$520,163 for man wrongfully imprisoned for 11 years

The General Assembly has approved more than $520,000 in compensation for Gary Linwood Bush, who served almost 11 years in prison after being wrongfully convicted of two bank robberies.

On Wednesday, the House unanimously joined the Senate in passing legislation to set aside $520,163 for Bush, who was cleared of the crimes last May. SB 1477 also allows Bush to receive up to $10,000 in career and technical training from the Virginia Community College System.

In a telephone interview with Capital News Service, Bush, 69, said the money could not make up for the decade he spent in prison for crimes he did not commit.

“It’ll never be enough,” said Bush, who resides in Covington in the western part of Virginia.

After two banks were robbed in 2006 in Petersburg and Prince George County, four eyewitnesses picked Bush out of a photo lineup and identified him as the perpetrator.

Bush had an alibi, and no physical evidence linked him to the bank robberies. Nevertheless, Bush was found guilty on both accounts in 2007 and sentenced to 12 years in prison.

In 2016, Christian Amos came forward and confessed to police that he had robbed the two banks. Amos provided telling details, and his handwriting matched the note used in one of the robberies, authorities said.

As a result, the Virginia Court of Appeals last year granted Bush two writs of actual innocence. By that point, he had spent almost 11 years of his 12-year sentence in the Virginia Department of Corrections.

“This is a case that sends a chill down the spine of every trial lawyer,” said Sen. Creigh Deeds, D-Bath, the chief sponsor of the legislation to compensate Bush.

“Even though we can’t give back the 11 years of his life that has been taken, this claims bill, using our typical formula, attempts to respond in some positive way.”

Under the bill, Bush must agree not to pursue any legal actions against any government agencies or employees in connection with his ordeal.

Then, within 60 days, Bush would receive 20 percent of the compensation — $104,033. The remainder would be used to purchase an annuity on his behalf, which will disperse the rest of the money to him in annual increments.

During the process of approving the money, lawmakers apologized to Bush.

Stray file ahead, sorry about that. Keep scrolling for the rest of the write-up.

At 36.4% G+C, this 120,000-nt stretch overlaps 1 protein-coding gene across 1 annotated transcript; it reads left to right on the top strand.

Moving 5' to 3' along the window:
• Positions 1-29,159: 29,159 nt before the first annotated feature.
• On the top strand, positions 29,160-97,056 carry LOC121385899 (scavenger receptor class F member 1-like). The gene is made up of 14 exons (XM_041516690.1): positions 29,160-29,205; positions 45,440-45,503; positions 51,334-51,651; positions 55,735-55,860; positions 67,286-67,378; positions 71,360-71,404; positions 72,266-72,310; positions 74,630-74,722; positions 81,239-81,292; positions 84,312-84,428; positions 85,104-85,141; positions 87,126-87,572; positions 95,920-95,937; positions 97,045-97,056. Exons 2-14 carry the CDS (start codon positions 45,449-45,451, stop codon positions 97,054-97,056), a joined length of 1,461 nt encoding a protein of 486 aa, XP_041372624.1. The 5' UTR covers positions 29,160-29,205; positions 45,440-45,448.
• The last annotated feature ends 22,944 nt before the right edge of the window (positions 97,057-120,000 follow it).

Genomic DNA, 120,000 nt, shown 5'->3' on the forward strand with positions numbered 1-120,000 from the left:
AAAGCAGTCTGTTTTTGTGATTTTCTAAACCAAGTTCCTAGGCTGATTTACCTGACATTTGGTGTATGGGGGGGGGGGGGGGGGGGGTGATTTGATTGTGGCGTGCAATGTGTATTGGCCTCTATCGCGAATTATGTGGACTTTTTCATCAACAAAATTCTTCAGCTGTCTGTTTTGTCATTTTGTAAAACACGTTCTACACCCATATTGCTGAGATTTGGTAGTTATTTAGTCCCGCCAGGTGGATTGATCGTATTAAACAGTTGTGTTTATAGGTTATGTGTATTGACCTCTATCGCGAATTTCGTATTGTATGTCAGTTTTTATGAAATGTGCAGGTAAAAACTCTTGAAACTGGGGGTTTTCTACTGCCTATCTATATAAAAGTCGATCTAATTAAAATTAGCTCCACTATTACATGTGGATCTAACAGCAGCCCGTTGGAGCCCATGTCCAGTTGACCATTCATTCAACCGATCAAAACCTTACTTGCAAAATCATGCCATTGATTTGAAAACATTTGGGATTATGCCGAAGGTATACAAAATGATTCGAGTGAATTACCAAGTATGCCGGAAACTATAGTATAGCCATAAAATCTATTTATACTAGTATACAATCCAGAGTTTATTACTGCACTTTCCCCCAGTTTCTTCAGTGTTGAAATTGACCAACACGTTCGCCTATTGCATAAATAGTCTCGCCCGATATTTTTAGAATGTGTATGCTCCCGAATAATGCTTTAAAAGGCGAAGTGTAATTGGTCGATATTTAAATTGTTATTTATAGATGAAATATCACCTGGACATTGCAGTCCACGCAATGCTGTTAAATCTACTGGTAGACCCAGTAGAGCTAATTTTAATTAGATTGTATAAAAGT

“Mr. Bush, we extend our greatest apologies to you, and I know that the monetary compensation can’t replace those years, but that’s the best we can do,” Sen. Thomas Norment, R-James City, said during a meeting of the Senate Finance Committee.

The Innocence Project at the University of Virginia School of Law helped Bush and Deeds throughout the process.

“They were a great group of people,” Bush said. “They helped me do it, but if that man hadn’t stepped forward and gave himself up, I would never have been able to prove my innocence.”

Unaware that someone was serving time for his crimes, Amos called the Prince George County police on May 17, 2016, and admitted his involvement in three bank robberies, including the two Bush was convicted of in 2007.

Amos’ sudden honesty came after a conversation with his grandson, according to the Nation Registry of Exonerations.

The boy had been accused of breaking some windows. Initially, he denied it — but then fessed up.

“Amos said that he was proud of his grandson for admitting what he did, but he also was stricken by the fact that he had committed three bank robberies and had not been caught,” according to the registry, which was created by several law schools. “Amos said he was confessing out of a crisis of conscience.”

Though Bush is no longer in prison, he said that the system is not doing enough to prevent innocent people from being convicted of crimes.

“To be honest with you, there are police officers out there that their only thing that they want to do is get a conviction. It doesn’t matter what they say or do, how they go about railroading a person or anything like that. All they want is that conviction,” Bush said.

“Whenever you deal with the lawyers on both sides, it’s not a matter of whether you’re innocent or not. It’s a matter of ‘I won or you won.’”

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